Day Drinker Session IPA and Brown Owl Brown Ale at Todos Santos Brewing. (Image: Kathryn Reed)

The Phoenix Amber Ale was created after last year’s fire at the brewery. Jair said every time he drinks it he sees the blackened brewery, and reflects on how it was only closed for 10 days as repairs were made. While brewery folks thought it would be a one-time creation, it has been so popular that multiple batches have been brewed.

Neither Darla nor I liked the sour beers.

“Sours are for people who don’t drink a lot of beer,” Jair told us.

For our pint, I chose the Brown Owl Brown Ale with alcohol level of 6.2 percent, an IBU of 29, and SRM of 19. Darla had the Day Drinker Session IPA: alcohol 4.1, IBU 47, SRM 4.1.

With it just being the two us, there was an intimacy to the experience that may have been lost if we were with a group.

Todos Santos Brewing is definitely redefining what Mexican beer is all about. Brewmaster Jair said most Mexican beers are lagers, while TSB is more about ales.

The award-winning nano-craft brewery in June will celebrate two years in business. Liz and Ted Mitchell, Aussies who had been coming to the area to surf, decided to open the brewery when they couldn’t find good craft beer here. He had experience making beer, they had a love for Baja Sur. Food followed.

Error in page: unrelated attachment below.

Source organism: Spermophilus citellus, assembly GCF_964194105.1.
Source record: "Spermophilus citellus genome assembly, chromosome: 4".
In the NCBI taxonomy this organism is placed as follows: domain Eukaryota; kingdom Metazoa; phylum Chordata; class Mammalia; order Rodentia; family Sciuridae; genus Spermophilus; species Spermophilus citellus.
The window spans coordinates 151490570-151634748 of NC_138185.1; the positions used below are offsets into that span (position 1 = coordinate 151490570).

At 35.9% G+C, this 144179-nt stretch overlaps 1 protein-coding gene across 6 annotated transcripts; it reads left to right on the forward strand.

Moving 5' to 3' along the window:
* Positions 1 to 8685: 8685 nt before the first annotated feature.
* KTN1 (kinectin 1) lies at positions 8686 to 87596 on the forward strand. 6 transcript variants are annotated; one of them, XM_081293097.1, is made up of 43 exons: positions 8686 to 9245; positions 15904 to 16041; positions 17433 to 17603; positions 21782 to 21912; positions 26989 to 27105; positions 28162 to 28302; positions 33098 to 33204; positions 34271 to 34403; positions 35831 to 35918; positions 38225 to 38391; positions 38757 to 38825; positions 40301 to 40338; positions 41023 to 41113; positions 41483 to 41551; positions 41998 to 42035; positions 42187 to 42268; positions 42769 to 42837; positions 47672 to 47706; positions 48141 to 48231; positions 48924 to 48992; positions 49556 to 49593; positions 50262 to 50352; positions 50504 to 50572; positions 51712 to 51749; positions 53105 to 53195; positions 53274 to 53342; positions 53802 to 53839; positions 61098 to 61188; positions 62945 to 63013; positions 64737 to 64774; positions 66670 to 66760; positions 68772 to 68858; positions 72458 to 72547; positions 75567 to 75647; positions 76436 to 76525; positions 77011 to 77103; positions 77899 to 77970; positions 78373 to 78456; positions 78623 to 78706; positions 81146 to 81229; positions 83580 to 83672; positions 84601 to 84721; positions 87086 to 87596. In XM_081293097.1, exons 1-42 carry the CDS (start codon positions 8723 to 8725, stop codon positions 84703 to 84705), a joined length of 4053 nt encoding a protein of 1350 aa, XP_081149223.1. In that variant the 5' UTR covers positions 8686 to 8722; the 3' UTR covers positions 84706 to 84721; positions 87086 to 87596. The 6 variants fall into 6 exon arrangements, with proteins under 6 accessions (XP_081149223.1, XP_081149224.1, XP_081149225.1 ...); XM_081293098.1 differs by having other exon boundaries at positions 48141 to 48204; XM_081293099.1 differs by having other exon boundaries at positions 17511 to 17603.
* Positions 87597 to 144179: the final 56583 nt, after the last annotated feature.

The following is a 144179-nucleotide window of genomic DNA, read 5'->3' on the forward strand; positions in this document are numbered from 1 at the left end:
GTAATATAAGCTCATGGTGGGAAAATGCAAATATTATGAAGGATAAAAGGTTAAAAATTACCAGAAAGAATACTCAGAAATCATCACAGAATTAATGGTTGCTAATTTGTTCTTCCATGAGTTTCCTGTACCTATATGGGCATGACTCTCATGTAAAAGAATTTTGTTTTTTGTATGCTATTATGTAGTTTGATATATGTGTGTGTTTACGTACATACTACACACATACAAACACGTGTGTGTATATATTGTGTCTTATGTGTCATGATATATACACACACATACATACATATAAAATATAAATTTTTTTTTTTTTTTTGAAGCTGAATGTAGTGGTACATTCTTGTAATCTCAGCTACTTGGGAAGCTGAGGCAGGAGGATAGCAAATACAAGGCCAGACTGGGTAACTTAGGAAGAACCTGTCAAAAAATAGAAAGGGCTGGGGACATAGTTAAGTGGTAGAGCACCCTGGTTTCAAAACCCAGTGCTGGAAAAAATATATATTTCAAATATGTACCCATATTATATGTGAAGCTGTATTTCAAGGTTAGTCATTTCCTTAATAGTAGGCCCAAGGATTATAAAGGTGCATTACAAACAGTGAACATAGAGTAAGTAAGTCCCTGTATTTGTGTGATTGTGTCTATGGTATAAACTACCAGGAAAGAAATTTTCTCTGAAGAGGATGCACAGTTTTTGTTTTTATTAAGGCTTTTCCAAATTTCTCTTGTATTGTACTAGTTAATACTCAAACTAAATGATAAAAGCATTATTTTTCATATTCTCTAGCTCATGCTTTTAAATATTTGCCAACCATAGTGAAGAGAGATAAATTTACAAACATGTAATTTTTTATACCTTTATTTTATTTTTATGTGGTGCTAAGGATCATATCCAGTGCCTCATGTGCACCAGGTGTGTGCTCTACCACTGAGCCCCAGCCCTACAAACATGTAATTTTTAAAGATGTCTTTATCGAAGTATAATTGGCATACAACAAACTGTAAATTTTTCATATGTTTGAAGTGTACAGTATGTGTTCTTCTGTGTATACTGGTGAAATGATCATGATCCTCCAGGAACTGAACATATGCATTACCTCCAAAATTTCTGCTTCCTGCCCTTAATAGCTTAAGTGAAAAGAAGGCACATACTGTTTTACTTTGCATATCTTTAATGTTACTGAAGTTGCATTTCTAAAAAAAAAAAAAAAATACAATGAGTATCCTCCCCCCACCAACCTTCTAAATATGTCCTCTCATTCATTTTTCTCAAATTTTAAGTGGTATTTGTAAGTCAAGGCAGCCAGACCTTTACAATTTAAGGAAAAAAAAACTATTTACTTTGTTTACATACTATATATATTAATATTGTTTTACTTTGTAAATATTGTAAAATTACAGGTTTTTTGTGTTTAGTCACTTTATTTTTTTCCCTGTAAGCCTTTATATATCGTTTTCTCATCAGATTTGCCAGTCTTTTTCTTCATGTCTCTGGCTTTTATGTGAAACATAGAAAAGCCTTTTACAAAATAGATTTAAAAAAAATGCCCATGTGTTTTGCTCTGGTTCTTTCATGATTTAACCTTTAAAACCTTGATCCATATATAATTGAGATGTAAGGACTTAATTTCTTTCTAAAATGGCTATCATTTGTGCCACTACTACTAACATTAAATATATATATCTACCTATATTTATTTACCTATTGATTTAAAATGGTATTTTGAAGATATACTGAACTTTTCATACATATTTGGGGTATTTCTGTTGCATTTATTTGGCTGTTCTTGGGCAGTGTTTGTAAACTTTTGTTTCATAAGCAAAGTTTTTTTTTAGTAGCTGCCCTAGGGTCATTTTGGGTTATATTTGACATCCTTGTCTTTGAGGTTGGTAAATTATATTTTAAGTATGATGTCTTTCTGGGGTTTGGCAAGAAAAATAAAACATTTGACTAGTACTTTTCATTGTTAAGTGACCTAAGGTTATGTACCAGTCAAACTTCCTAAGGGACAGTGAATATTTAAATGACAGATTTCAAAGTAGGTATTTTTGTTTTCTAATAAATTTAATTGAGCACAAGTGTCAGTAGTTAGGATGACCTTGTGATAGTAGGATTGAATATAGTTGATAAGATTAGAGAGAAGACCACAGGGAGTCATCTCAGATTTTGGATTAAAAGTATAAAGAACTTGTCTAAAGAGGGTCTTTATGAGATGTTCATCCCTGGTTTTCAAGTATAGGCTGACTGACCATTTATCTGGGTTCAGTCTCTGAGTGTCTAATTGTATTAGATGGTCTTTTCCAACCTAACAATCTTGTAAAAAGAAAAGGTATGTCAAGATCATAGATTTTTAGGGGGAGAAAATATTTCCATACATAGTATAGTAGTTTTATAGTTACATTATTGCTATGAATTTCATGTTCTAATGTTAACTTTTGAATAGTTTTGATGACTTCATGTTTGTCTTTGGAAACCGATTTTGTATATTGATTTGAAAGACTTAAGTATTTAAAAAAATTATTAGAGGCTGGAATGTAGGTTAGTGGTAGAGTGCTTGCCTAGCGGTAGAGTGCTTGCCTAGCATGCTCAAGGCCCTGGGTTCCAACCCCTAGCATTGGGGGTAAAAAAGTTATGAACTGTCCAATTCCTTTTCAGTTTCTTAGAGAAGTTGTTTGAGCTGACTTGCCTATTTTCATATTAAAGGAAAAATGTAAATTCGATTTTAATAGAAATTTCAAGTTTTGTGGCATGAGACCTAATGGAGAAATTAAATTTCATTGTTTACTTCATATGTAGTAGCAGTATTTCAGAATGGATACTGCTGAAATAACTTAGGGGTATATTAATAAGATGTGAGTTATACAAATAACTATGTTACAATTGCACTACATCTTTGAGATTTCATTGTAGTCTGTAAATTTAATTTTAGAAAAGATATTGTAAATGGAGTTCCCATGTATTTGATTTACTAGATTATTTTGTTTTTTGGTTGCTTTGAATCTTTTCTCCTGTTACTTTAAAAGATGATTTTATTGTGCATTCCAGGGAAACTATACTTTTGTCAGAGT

The future is likely to entail a bigger brewing facility so batches can be larger than 100 liters. (This is the equivalent of about 26.4 gallons.) Half kegs fill the cold storage area. TSB has opted for a ton of variety, with not a large stash of each flavor. With so many wonderful options it doesn’t matter if your favorite is out, there are plenty of others to dazzle the taste buds.

Plenty of choices for beer connoisseurs and novices at TSB. (Image: Kathryn Reed)


  • Brewer Talks available every day but Tuesdays, until 6pm. Appointments required.
  • Cost – 600 pesos, $35 U.S.
  • Minimum of two people, maximum of eight.
  • It takes about two hours.
  • To book a time: email info@todossantosbrewing.mx, Facebook messenger Todos Santos Brewing, or call 624.118.3709.

Stay away from the tap water in Mexico

Purified water is available at a facility in the center of Todos Santos. (Image: Kathryn Reed)

Not even AJ, my dog, drinks the tap water in Todos Santos.

I don’t know all the minerals or other contaminants that are in the water, but enough that even the native Mexicans use bottled water. With AJ having kidney disease, I wasn’t about to find out what it would do to her.